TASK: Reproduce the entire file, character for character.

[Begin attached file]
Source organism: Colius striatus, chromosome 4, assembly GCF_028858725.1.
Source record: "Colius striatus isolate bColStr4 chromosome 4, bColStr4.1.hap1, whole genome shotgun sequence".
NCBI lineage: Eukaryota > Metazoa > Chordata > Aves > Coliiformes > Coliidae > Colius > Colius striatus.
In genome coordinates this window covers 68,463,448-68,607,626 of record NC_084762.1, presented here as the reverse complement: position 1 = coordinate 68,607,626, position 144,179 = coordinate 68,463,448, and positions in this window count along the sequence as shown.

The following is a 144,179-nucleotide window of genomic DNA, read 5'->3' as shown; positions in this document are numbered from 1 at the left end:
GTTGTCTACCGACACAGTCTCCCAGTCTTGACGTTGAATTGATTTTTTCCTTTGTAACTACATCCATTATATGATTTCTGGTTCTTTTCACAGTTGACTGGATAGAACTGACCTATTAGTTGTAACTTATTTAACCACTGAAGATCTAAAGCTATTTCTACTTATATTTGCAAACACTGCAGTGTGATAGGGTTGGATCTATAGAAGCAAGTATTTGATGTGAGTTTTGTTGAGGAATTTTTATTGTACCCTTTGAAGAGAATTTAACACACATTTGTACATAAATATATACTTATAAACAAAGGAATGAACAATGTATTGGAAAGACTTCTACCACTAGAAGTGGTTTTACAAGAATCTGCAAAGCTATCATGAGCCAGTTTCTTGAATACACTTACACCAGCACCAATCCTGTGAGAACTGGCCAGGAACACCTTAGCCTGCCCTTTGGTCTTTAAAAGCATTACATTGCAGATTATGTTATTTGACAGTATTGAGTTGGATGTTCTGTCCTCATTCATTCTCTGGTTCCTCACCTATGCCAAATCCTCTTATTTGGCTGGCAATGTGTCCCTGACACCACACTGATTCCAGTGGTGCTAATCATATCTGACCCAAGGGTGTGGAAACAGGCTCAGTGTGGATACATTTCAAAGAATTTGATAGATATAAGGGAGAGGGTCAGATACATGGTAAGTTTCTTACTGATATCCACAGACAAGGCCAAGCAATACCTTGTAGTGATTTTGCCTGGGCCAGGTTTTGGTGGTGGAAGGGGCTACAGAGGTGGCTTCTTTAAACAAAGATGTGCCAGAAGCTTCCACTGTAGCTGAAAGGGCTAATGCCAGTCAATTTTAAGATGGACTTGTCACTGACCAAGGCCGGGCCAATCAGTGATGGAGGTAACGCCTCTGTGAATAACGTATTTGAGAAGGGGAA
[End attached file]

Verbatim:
Source organism: Colius striatus, chromosome 4, assembly GCF_028858725.1.
Source record: "Colius striatus isolate bColStr4 chromosome 4, bColStr4.1.hap1, whole genome shotgun sequence".
NCBI lineage: Eukaryota > Metazoa > Chordata > Aves > Coliiformes > Coliidae > Colius > Colius striatus.
In genome coordinates this window covers 68,463,448-68,607,626 of record NC_084762.1, presented here as the reverse complement: position 1 = coordinate 68,607,626, position 144,179 = coordinate 68,463,448, and positions in this window count along the sequence as shown.

The following is a 144,179-nucleotide window of genomic DNA, read 5'->3' as shown; positions in this document are numbered from 1 at the left end:
GTTGTCTACCGACACAGTCTCCCAGTCTTGACGTTGAATTGATTTTTTCCTTTGTAACTACATCCATTATATGATTTCTGGTTCTTTTCACAGTTGACTGGATAGAACTGACCTATTAGTTGTAACTTATTTAACCACTGAAGATCTAAAGCTATTTCTACTTATATTTGCAAACACTGCAGTGTGATAGGGTTGGATCTATAGAAGCAAGTATTTGATGTGAGTTTTGTTGAGGAATTTTTATTGTACCCTTTGAAGAGAATTTAACACACATTTGTACATAAATATATACTTATAAACAAAGGAATGAACAATGTATTGGAAAGACTTCTACCACTAGAAGTGGTTTTACAAGAATCTGCAAAGCTATCATGAGCCAGTTTCTTGAATACACTTACACCAGCACCAATCCTGTGAGAACTGGCCAGGAACACCTTAGCCTGCCCTTTGGTCTTTAAAAGCATTACATTGCAGATTATGTTATTTGACAGTATTGAGTTGGATGTTCTGTCCTCATTCATTCTCTGGTTCCTCACCTATGCCAAATCCTCTTATTTGGCTGGCAATGTGTCCCTGACACCACACTGATTCCAGTGGTGCTAATCATATCTGACCCAAGGGTGTGGAAACAGGCTCAGTGTGGATACATTTCAAAGAATTTGATAGATATAAGGGAGAGGGTCAGATACATGGTAAGTTTCTTACTGATATCCACAGACAAGGCCAAGCAATACCTTGTAGTGATTTTGCCTGGGCCAGGTTTTGGTGGTGGAAGGGGCTACAGAGGTGGCTTCTTTAAACAAAGATGTGCCAGAAGCTTCCACTGTAGCTGAAAGGGCTAATGCCAGTCAATTTTAAGATGGACTTGTCACTGACCAAGGCCGGGCCAATCAGTGATGGAGGTAACGCCTCTGTGAATAACGTATTTGAGAAGGGGAA